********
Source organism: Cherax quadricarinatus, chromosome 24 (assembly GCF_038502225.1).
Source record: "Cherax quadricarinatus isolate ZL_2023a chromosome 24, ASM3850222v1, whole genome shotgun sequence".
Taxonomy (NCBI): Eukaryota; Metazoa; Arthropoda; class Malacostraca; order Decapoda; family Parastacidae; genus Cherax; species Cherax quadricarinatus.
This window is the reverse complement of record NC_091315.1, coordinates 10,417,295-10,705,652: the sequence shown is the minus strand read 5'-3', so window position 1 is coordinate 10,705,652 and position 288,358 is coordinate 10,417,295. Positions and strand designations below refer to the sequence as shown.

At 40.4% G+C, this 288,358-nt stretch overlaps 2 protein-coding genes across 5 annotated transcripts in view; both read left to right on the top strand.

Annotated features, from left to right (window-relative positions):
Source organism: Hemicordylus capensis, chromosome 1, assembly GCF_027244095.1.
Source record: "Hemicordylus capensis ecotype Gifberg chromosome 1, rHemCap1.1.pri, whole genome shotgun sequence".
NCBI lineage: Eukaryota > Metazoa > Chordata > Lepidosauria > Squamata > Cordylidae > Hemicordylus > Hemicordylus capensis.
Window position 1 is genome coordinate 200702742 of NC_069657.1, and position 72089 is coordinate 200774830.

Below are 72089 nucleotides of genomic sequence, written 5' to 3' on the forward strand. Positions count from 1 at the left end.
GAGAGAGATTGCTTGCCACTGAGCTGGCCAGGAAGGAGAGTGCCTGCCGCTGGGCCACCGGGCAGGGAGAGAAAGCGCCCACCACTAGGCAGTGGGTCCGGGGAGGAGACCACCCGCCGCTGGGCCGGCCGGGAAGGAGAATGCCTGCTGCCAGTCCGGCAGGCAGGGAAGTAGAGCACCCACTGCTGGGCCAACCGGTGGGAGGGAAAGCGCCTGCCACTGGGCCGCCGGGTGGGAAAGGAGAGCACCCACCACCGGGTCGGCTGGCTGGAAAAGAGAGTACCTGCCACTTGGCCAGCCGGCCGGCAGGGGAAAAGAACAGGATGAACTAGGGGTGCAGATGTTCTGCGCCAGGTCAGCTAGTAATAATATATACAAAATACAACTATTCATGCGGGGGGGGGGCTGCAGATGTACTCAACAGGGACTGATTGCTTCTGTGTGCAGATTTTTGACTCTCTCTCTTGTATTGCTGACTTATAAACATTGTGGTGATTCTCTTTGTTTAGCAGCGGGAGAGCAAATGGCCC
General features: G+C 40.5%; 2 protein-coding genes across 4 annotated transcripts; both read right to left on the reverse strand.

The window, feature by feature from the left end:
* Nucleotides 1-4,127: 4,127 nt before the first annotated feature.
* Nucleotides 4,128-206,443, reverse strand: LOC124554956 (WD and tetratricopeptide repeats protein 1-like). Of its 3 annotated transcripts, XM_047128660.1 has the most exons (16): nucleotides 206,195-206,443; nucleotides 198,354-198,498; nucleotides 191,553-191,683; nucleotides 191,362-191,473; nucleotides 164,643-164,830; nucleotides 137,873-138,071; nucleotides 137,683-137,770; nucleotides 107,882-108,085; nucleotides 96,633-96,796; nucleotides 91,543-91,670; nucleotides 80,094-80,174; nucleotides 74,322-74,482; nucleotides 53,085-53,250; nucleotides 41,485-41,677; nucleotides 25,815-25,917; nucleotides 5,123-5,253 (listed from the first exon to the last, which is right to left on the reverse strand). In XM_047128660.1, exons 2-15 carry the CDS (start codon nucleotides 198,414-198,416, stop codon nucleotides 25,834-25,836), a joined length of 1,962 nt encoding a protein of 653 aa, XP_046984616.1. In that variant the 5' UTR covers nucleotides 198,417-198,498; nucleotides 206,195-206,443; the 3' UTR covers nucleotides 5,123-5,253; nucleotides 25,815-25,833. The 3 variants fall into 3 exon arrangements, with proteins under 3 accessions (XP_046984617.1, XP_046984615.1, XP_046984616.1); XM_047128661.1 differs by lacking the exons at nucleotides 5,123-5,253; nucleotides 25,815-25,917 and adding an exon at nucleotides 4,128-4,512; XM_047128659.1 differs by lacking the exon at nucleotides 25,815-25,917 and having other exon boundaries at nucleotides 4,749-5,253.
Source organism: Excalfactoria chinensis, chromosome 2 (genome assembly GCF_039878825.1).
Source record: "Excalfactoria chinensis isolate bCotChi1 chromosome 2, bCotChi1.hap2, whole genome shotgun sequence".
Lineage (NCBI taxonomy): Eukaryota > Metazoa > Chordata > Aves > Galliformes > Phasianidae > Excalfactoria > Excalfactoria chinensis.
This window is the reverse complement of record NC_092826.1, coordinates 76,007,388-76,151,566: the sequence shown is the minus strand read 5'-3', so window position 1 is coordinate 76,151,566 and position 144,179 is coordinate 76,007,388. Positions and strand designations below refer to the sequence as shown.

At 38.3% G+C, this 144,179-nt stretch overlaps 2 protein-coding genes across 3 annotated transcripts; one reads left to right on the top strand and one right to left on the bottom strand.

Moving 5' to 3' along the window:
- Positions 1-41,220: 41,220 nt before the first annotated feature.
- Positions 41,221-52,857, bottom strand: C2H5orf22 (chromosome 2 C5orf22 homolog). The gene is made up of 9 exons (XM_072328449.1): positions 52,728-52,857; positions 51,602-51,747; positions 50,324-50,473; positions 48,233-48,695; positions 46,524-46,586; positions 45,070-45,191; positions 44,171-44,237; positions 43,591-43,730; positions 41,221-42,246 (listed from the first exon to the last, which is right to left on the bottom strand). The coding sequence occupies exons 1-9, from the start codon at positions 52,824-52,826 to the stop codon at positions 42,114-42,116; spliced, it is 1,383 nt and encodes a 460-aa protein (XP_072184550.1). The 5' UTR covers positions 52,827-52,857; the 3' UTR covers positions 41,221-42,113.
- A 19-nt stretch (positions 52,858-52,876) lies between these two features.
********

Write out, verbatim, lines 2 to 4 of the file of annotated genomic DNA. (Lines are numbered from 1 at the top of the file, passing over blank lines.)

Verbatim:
Source record: "Cherax quadricarinatus isolate ZL_2023a chromosome 24, ASM3850222v1, whole genome shotgun sequence".
Taxonomy (NCBI): Eukaryota; Metazoa; Arthropoda; class Malacostraca; order Decapoda; family Parastacidae; genus Cherax; species Cherax quadricarinatus.
This window is the reverse complement of record NC_091315.1, coordinates 10,417,295-10,705,652: the sequence shown is the minus strand read 5'-3', so window position 1 is coordinate 10,705,652 and position 288,358 is coordinate 10,417,295. Positions and strand designations below refer to the sequence as shown.